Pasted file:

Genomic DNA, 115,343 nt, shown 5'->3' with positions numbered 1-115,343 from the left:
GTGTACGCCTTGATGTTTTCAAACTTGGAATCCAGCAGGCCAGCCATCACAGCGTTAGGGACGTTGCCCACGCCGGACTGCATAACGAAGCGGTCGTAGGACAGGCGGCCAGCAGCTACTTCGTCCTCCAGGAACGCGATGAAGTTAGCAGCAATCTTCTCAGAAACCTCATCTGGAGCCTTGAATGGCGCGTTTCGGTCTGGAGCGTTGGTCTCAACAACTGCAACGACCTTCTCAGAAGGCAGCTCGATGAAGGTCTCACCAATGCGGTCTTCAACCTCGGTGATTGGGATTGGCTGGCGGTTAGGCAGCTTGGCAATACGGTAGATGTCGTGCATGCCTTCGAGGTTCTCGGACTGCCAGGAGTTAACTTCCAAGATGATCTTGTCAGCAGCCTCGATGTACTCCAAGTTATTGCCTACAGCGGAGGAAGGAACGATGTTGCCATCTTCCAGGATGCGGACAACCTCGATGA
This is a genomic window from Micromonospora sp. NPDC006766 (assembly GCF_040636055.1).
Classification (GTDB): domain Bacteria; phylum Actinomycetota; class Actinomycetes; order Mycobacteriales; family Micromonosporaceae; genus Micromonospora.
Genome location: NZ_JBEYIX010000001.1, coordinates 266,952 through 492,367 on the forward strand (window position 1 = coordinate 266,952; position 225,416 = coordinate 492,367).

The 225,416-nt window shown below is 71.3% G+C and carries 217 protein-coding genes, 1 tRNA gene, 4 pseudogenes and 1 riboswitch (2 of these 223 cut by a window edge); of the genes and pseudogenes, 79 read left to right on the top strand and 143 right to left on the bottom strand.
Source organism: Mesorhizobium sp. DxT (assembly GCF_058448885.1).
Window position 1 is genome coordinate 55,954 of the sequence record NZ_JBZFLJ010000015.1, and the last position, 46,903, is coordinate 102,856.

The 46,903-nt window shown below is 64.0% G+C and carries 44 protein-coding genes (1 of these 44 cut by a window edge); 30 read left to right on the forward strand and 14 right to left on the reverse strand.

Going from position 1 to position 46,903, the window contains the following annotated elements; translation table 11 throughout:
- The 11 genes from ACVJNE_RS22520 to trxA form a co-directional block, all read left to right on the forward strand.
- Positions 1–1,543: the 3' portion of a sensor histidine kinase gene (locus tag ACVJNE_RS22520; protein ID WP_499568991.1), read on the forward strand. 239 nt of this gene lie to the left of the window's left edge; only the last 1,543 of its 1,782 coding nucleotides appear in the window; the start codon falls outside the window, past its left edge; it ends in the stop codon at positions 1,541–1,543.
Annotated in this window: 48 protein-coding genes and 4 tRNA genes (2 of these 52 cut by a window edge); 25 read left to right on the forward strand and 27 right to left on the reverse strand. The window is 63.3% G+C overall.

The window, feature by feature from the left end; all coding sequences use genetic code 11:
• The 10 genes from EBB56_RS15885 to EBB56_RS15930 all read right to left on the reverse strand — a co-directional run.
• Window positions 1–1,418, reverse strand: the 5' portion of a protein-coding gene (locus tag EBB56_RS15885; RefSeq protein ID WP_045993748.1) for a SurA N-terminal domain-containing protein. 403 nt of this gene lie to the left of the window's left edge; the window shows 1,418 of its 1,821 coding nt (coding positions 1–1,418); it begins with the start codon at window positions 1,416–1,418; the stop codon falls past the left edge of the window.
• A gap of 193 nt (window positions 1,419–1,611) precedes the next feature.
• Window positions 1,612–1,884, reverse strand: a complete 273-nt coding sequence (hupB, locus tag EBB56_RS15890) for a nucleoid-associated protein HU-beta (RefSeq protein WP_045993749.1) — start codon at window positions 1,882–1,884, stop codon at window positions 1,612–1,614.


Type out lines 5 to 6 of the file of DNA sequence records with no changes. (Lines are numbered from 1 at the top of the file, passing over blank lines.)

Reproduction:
Genome location: NZ_JBEYIX010000001.1, coordinates 266,952 through 492,367 on the forward strand (window position 1 = coordinate 266,952; position 225,416 = coordinate 492,367).

The 225,416-nt window shown below is 71.3% G+C and carries 217 protein-coding genes, 1 tRNA gene, 4 pseudogenes and 1 riboswitch (2 of these 223 cut by a window edge); of the genes and pseudogenes, 79 read left to right on the top strand and 143 right to left on the bottom strand.